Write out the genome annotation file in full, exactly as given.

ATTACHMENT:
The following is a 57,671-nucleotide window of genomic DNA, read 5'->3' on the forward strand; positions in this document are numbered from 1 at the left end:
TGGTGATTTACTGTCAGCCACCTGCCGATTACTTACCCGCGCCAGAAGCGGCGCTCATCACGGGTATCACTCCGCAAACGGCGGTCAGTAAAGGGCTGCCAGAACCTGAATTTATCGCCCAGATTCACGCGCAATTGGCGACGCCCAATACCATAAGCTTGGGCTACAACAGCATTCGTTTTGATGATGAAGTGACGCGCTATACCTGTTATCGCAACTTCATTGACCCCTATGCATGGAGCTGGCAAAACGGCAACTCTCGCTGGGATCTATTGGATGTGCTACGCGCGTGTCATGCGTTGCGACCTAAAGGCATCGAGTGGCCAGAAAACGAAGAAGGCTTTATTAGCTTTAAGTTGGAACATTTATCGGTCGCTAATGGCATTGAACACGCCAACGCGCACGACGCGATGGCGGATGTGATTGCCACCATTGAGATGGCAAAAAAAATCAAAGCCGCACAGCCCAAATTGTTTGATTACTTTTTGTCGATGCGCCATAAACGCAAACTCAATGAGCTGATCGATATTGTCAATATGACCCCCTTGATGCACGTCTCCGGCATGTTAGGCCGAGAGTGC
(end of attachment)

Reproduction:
The following is a 57,671-nucleotide window of genomic DNA, read 5'->3' on the forward strand; positions in this document are numbered from 1 at the left end:
TGGTGATTTACTGTCAGCCACCTGCCGATTACTTACCCGCGCCAGAAGCGGCGCTCATCACGGGTATCACTCCGCAAACGGCGGTCAGTAAAGGGCTGCCAGAACCTGAATTTATCGCCCAGATTCACGCGCAATTGGCGACGCCCAATACCATAAGCTTGGGCTACAACAGCATTCGTTTTGATGATGAAGTGACGCGCTATACCTGTTATCGCAACTTCATTGACCCCTATGCATGGAGCTGGCAAAACGGCAACTCTCGCTGGGATCTATTGGATGTGCTACGCGCGTGTCATGCGTTGCGACCTAAAGGCATCGAGTGGCCAGAAAACGAAGAAGGCTTTATTAGCTTTAAGTTGGAACATTTATCGGTCGCTAATGGCATTGAACACGCCAACGCGCACGACGCGATGGCGGATGTGATTGCCACCATTGAGATGGCAAAAAAAATCAAAGCCGCACAGCCCAAATTGTTTGATTACTTTTTGTCGATGCGCCATAAACGCAAACTCAATGAGCTGATCGATATTGTCAATATGACCCCCTTGATGCACGTCTCCGGCATGTTAGGCCGAGAGTGC